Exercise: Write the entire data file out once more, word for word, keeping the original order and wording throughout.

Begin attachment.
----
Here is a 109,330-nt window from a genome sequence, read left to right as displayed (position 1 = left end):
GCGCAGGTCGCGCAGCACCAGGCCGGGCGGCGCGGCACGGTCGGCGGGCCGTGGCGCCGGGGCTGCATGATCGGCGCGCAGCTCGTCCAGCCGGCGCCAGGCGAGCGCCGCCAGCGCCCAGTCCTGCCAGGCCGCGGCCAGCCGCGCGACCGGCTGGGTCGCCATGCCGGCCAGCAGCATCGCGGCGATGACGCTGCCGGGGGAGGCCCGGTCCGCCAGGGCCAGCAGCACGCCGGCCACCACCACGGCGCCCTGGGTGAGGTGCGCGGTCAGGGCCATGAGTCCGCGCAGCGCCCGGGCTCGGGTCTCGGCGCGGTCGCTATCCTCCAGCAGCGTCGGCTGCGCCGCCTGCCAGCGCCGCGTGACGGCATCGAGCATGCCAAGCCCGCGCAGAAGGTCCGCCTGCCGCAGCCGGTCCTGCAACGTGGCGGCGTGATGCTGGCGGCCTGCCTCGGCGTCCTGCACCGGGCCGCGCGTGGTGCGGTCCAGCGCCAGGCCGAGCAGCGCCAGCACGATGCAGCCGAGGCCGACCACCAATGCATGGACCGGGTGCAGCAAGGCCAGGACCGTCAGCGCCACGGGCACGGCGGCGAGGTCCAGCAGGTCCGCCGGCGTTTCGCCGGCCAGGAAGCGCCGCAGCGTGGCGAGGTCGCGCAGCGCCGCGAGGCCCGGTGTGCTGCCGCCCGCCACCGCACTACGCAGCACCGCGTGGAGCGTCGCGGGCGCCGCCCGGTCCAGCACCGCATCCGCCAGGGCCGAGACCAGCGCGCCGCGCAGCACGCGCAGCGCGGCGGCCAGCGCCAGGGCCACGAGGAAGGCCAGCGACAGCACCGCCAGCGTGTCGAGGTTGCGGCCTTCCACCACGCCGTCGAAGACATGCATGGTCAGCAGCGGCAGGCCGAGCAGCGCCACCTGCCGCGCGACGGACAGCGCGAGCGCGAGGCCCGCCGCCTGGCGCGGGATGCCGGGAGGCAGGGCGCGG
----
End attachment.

Here is a 109,330-nt window from a genome sequence, read left to right as displayed (position 1 = left end):
GCGCAGGTCGCGCAGCACCAGGCCGGGCGGCGCGGCACGGTCGGCGGGCCGTGGCGCCGGGGCTGCATGATCGGCGCGCAGCTCGTCCAGCCGGCGCCAGGCGAGCGCCGCCAGCGCCCAGTCCTGCCAGGCCGCGGCCAGCCGCGCGACCGGCTGGGTCGCCATGCCGGCCAGCAGCATCGCGGCGATGACGCTGCCGGGGGAGGCCCGGTCCGCCAGGGCCAGCAGCACGCCGGCCACCACCACGGCGCCCTGGGTGAGGTGCGCGGTCAGGGCCATGAGTCCGCGCAGCGCCCGGGCTCGGGTCTCGGCGCGGTCGCTATCCTCCAGCAGCGTCGGCTGCGCCGCCTGCCAGCGCCGCGTGACGGCATCGAGCATGCCAAGCCCGCGCAGAAGGTCCGCCTGCCGCAGCCGGTCCTGCAACGTGGCGGCGTGATGCTGGCGGCCTGCCTCGGCGTCCTGCACCGGGCCGCGCGTGGTGCGGTCCAGCGCCAGGCCGAGCAGCGCCAGCACGATGCAGCCGAGGCCGACCACCAATGCATGGACCGGGTGCAGCAAGGCCAGGACCGTCAGCGCCACGGGCACGGCGGCGAGGTCCAGCAGGTCCGCCGGCGTTTCGCCGGCCAGGAAGCGCCGCAGCGTGGCGAGGTCGCGCAGCGCCGCGAGGCCCGGTGTGCTGCCGCCCGCCACCGCACTACGCAGCACCGCGTGGAGCGTCGCGGGCGCCGCCCGGTCCAGCACCGCATCCGCCAGGGCCGAGACCAGCGCGCCGCGCAGCACGCGCAGCGCGGCGGCCAGCGCCAGGGCCACGAGGAAGGCCAGCGACAGCACCGCCAGCGTGTCGAGGTTGCGGCCTTCCACCACGCCGTCGAAGACATGCATGGTCAGCAGCGGCAGGCCGAGCAGCGCCACCTGCCGCGCGACGGACAGCGCGAGCGCGAGGCCCGCCGCCTGGCGCGGGATGCCGGGAGGCAGGGCGCGG